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In a World of Debt and Bubbles, Learn Important Lessons to Navigate These Turbulent Times
“Dickson and Shenkar do a masterful job of wrapping context around the current crisis and mapping the territory ahead. But where others are satisfied to merely describe, the authors provide a clear strategic context for investors seeking long-term opportunities amidst today’s uncertainty and confusion. The Great Deleveraging is a compelling, insightful read that at once informs and guides the reader through the financial turbulence that has become the new normal.”
--Paul Saffo, Managing Director, Foresight, DISCERN, and Distinguished Visiting Scholar, Stanford Media-X Research Network
“In The Great Deleveraging , Chip Dickson and Oded Shenkar place the bewildering events of recent years into historical context and map out the changes they see for the investment landscape of the future.”
--Warren Hatch, PhD, CFA, Catalpa Capital Advisors
“This invaluable one-of-a-kind book tackles the number-one economic issue of the early 21st century (excessive systemic financial leverage) and even provides a framework for investment success. Capital market students and investors alike will greatly benefit from a close study of the details, methods, and analyses incorporated in this timely treatise at such a critical junction in financial market history.”
--Jack Malvey, CFA, Global Capital Markets Consultant, Former Chief Global Fixed-Income Strategist, Lehman Brothers
“ The Great Deleveraging is packed with important financial clues and warning signals from a well-respected pro and a leading academic, to help you recognize the signs of a future financial calamity.”
--A. Michael Lipper, CFA, President, Lipper Advisory Services, Inc.
In the past decade, the United States experienced two periods of excessive growth followed by two massive financial collapses: the technology and housing bubbles. Both were caused by illusions of growth and wealth creation: Much of the foundation was not real. As an investor, how can you distinguish between “fake” growth and the real thing? What disciplines help you find solid returns and provide warning signs about bubbles?
Former Wall Street analyst, strategist, and Associate Director of Equity Research Chip Dickson and leading global business scholar Oded Shenkar first identify the policies and characteristics of societies most likely to generate real economic growth and investor wealth. Next, they outline specific lessons learned about bubbles and growth from nearly a century of investment returns. Finally, they identify global markets and sectors that appear well poised for sustainable growth.
In the wake of massive debt creation, history’s greatest deleveraging is now underway. For many investors, the next decade will be brutal. This book’s messages are designed to help achieve real profits and create real wealth. They are meant to help you navigate a challenging environment--and, hopefully, thrive.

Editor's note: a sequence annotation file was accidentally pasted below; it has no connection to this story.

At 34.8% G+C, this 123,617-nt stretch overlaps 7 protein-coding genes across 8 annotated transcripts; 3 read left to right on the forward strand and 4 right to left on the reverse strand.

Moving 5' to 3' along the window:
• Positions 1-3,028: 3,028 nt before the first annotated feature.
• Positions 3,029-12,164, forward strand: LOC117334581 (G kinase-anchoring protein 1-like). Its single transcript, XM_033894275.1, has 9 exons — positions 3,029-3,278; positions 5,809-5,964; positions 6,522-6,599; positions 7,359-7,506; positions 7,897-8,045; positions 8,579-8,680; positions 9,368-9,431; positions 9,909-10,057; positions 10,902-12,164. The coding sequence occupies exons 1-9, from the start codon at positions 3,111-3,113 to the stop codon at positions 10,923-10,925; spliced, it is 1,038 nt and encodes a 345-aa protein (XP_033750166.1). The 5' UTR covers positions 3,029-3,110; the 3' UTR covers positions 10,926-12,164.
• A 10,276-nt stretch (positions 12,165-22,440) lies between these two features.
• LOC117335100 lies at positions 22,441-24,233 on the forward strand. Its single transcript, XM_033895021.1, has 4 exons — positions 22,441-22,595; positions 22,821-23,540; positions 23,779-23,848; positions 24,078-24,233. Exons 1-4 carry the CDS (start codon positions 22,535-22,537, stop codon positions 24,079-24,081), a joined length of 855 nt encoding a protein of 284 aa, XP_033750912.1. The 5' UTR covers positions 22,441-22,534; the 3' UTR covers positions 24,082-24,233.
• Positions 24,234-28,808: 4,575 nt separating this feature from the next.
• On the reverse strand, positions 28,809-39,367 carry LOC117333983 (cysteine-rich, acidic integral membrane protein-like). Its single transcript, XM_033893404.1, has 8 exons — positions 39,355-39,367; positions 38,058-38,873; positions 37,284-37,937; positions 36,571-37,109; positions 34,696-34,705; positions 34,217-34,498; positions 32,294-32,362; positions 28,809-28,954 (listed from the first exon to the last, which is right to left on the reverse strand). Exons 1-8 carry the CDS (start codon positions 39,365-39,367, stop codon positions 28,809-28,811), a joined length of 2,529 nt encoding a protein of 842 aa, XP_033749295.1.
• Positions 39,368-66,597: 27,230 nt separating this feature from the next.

There is no doubt that asset bubbles create a false sense of wealth and prosperity. It is much like individuals who use credit cards to live beyond their means. Read morePublished on July 19, 2012 by Judah Levi
I enjoyed reading the retroactive historical view of the US economy and its stock market cycles, but hoped that the book would venture into hypothetical future scenarios with... Read morePublished on July 2, 2012 by Lillian M. Matthews
I am not sure what was the intention of this book. I thought I was going to learn about the debt problem of the country and how it could fall apart and strategies to prepare for... Read morePublished on January 31, 2012 by Mathew A. Shember
It is a very informative resource on the state of economy, the various factors which are affecting it currently and also those which are likely to affect in near future. Read morePublished on November 22, 2011 by Kanishk Rastogi
"Capital preservation should be goal number one" is the final line in The Great Deleveraging by Chip Dickson and Oded Shenkar. Read morePublished on February 17, 2011 by John Forman
This book is mainly trying to inform you on a macro level by putting the current crisis into historical context and charting the territory ahead. Read morePublished on December 26, 2010 by Maria Poole
This book has no thesis and makes no useful predictions. The organization seems random. We get an introduction to the danger of letting the government squeeze out private sector... Read morePublished on December 14, 2010 by Neurasthenic
This is the latest in a series of books attempting to place the recent financial crises into context and to provide a glimpse of the possible future of the world economy. Read morePublished on September 27, 2010 by Befragt
As with Sergeant Friday, the authors search for the facts, present them and interpret them. That makes this book a useful compendium -- and a useful primer -- for any investor. Read morePublished on September 2, 2010 by C. Schwartz